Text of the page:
All of the forms described above listed Jason's address as the Howell Street address, which was actually William's residence. Jason was living in Florida at all relevant times. Transcript at 40. The signatures on the forms were all verified against each other by PSECU personnel, and found acceptable. Transcript at 76-80, Testimony of Susan Krause.

Then, on October 23, 2007, William Marquess died. Transcript at 10. PSECU employee Measie Fairfax received notice of William Marquess's death from the Department of the Treasury on October 30, 2007. Deposition Transcript of Measie Fairfax at 7-8. On November 1, 2007, Ms. Fairfax sent one letter, addressed to both Jason Marquess and David Marquess, and mailed to the Howell Street address, headed by the redacted account numbers for three accounts. Exhibit J-3. Although the accounts were not identified by owner in the letter, the account numbers were for (a) the account held individually by William Marquess; (b) the account apparently held jointly by William and Jason Marquess; and (c) a joint account held by William and David Marquess. Exhibit J-3. The letter explained certain forms, which were enclosed. Id.

John Marquess was named the administrator for the estate of his brother, William. Transcript at 10. As part of his duties, he contacted PSECU. Id. at 12. On November 9, 2007, he spoke to Ms. Fairfax. Exhibit B-1, Exhibit J-4. She told him only about the account held solely by William Marquess. Transcript at 14, and Exhibit J-4.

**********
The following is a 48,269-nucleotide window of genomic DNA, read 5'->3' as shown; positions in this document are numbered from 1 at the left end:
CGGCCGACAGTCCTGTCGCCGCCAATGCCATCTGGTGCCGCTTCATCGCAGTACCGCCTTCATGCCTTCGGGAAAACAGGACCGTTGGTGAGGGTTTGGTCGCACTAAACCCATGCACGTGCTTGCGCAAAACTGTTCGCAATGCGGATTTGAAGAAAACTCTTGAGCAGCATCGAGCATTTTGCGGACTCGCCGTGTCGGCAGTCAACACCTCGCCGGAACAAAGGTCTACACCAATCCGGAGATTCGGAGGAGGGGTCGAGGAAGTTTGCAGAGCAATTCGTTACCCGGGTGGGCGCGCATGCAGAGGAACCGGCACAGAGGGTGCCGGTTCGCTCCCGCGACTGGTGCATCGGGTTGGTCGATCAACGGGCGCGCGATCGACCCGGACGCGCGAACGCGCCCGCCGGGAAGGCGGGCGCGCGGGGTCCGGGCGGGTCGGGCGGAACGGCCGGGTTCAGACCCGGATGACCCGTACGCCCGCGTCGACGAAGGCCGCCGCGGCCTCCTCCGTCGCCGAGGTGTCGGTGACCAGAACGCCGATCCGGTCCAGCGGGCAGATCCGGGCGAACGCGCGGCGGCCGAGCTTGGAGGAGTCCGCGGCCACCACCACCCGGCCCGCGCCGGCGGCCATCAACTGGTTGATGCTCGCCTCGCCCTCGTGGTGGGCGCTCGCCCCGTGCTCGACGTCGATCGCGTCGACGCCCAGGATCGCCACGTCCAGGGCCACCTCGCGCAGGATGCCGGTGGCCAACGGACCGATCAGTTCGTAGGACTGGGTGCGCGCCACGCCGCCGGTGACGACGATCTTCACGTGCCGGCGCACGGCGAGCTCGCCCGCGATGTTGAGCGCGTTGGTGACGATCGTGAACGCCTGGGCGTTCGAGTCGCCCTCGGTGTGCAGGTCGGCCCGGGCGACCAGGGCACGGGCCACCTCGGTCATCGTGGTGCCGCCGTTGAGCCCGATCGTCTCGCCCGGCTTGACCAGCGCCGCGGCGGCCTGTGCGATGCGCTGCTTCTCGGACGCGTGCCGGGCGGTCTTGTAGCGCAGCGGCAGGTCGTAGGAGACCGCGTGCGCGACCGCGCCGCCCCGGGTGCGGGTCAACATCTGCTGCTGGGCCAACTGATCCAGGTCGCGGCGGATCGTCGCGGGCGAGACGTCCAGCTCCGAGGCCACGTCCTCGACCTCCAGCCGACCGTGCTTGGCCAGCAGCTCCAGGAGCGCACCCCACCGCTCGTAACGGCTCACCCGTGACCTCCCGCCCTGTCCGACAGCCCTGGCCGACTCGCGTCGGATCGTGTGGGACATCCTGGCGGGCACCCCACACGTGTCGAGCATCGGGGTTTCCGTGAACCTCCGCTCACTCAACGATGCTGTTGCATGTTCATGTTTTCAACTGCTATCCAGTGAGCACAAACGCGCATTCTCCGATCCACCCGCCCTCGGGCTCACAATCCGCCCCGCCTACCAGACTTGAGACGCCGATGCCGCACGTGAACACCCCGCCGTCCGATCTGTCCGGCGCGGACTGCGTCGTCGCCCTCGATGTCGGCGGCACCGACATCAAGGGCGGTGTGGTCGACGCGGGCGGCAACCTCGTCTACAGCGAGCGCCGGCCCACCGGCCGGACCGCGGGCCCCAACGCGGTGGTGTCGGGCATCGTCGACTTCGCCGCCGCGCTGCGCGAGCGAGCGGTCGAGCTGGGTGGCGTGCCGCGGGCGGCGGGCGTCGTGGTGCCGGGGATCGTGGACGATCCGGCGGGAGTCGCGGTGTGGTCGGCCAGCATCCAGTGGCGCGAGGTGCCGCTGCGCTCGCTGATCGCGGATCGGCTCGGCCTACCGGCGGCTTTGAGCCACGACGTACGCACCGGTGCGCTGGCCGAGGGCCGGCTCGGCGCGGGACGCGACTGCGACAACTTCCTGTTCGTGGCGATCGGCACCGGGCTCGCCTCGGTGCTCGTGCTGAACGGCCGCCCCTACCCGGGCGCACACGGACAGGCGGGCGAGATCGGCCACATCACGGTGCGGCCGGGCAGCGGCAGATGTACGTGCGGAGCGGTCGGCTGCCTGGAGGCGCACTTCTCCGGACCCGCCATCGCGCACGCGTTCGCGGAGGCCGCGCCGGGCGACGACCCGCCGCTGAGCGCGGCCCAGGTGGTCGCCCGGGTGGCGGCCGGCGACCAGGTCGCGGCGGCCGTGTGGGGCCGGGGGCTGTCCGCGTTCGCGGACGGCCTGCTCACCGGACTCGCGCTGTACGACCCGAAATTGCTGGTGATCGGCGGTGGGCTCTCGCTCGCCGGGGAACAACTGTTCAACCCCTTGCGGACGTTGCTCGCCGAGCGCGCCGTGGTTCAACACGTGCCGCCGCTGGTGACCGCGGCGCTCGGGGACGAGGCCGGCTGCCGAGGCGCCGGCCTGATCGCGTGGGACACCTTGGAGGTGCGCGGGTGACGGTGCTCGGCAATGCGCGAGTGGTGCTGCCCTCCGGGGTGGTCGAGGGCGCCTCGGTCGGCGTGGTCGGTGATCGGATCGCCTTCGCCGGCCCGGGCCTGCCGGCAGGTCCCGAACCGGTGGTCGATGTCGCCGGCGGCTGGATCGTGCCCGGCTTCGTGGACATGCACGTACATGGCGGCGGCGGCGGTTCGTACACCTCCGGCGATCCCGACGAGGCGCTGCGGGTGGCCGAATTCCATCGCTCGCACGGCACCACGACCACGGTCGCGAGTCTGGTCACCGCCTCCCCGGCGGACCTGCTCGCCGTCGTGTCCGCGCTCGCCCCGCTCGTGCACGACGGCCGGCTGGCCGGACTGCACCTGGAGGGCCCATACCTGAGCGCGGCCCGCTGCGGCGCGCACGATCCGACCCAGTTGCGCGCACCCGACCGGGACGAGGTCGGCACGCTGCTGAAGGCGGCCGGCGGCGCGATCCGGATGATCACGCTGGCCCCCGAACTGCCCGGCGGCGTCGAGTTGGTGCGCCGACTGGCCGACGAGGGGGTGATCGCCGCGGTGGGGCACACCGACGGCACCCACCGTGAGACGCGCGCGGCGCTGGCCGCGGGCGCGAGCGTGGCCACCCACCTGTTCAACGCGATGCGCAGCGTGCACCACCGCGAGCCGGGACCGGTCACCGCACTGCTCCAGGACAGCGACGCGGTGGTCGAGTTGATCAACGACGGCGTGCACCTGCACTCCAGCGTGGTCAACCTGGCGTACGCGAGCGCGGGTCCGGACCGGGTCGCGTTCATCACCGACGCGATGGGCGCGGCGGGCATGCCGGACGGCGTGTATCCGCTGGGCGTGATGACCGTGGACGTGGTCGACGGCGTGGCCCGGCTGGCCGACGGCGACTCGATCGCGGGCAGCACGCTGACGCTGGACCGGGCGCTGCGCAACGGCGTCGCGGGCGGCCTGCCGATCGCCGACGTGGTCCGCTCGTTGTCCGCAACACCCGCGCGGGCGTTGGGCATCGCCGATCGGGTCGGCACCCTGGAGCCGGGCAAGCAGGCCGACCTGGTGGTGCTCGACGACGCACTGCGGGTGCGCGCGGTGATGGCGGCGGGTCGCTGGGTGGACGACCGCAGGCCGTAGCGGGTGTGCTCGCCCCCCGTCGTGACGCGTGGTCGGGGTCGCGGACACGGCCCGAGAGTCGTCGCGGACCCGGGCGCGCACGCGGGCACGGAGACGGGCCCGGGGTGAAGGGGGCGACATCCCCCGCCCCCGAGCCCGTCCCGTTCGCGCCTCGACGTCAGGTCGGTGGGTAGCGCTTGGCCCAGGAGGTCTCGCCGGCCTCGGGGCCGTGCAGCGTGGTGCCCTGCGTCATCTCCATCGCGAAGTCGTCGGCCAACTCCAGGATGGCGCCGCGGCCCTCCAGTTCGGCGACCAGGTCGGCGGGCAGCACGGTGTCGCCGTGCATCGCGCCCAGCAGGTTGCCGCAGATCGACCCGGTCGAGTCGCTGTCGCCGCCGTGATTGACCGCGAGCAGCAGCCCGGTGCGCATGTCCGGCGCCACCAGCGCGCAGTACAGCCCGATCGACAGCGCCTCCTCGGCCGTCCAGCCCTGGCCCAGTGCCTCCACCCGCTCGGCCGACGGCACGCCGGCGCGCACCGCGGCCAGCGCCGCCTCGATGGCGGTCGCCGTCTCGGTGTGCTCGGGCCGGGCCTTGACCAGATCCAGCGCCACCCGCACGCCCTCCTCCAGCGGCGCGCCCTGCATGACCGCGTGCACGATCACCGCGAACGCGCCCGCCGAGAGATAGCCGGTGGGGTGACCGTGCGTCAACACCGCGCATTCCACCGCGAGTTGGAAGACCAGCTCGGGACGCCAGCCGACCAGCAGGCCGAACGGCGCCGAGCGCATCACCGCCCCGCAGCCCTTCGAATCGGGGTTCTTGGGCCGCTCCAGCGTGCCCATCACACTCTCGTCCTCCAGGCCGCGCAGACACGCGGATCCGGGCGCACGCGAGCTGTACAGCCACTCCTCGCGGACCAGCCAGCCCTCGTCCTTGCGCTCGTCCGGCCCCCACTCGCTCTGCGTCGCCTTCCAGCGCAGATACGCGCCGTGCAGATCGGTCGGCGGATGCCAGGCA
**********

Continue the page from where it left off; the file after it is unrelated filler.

John Marquess continued to be in touch with Ms. Fairfax. On November 26, 2007, he wrote to her:

Dear Mrs. Fairfax:

You may recall, in our conversation, I advised you that neither I nor any potential heir is aware of any accounts that my brother may have owned or had an ownership interest. In short, we "don't know what we don't know" and I therefore need PSECU to disclose to me the following: any and all accounts in which my brother, William A. Marquess, had any ownership interest, including, but not limited to, individual accounts, CD accounts, IRA accounts, savings or checking accounts he owned individually, accounts he owned with or without Rights of Survivorship, joint accounts, and accounts of any nature whatsoever, and any Safe Deposit Boxes.

If he had any such accounts, even accounts with Rights of Survivorship with any of his heirs, I can represent to you that neither I nor any such heir is aware of any such account. In short, we need PSECU to disclose to me the source and nature of any accounts.

Exhibit B-3 (emphasis supplied). Nevertheless, this letter did not lead to the disclosure of the apparent joint account in William's and Jason's names. Transcript at 18.

On January 22, 2008, an individual called PSECU on the telephone. Exhibit J-5. The caller identified himself as Jason Marquess, and said: "I talked to my brother recently who just found out that he had an account with PSECU through [sic] my father had set it up. He is recently deceased. He had to like go through a whole bunch of stuff to find out that he had it. And he told me that I have one too and I have no way of finding how." Id.

He later said: "I didn't know [the account] existed until maybe last week my brother let me know he had one. And I have one. He looked at his online and he told me when he was going through transferring funds, there was an account with my name on it and that he could have transferred funds into." Id.